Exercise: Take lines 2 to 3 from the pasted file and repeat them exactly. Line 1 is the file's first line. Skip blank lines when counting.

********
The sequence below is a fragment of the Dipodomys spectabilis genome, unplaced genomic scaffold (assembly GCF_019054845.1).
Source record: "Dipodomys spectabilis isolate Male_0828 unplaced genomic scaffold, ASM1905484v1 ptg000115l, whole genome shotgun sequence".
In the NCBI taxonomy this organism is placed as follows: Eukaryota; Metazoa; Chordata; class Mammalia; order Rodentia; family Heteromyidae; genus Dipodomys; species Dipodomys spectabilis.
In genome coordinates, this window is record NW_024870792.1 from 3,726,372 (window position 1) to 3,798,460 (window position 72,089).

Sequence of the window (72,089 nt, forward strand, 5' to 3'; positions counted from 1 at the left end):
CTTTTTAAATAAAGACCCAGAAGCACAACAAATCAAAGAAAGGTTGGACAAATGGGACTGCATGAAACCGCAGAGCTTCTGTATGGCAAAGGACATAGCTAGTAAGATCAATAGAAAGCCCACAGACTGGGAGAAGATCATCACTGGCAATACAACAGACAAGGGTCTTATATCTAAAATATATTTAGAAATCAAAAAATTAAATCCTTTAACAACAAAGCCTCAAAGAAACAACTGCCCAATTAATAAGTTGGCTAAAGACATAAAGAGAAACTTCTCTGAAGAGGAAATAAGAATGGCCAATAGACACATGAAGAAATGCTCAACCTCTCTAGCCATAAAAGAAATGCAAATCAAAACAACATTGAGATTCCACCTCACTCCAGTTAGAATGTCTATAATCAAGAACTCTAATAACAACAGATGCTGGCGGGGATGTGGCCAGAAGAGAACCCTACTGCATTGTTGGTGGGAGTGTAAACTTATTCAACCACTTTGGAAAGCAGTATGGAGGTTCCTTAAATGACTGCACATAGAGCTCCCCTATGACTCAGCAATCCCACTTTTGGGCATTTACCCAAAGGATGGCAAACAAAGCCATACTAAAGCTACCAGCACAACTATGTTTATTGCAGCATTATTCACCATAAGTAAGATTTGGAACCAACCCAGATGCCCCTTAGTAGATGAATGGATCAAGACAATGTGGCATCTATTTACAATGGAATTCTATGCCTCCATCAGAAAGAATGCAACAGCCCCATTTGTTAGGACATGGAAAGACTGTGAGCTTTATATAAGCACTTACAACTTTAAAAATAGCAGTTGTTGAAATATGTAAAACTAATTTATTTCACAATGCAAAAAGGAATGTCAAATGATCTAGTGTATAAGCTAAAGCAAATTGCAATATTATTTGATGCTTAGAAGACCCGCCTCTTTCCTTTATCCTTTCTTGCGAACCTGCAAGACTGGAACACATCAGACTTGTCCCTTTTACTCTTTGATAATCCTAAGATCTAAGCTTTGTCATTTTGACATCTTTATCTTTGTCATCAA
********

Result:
Source record: "Dipodomys spectabilis isolate Male_0828 unplaced genomic scaffold, ASM1905484v1 ptg000115l, whole genome shotgun sequence".
In the NCBI taxonomy this organism is placed as follows: Eukaryota; Metazoa; Chordata; class Mammalia; order Rodentia; family Heteromyidae; genus Dipodomys; species Dipodomys spectabilis.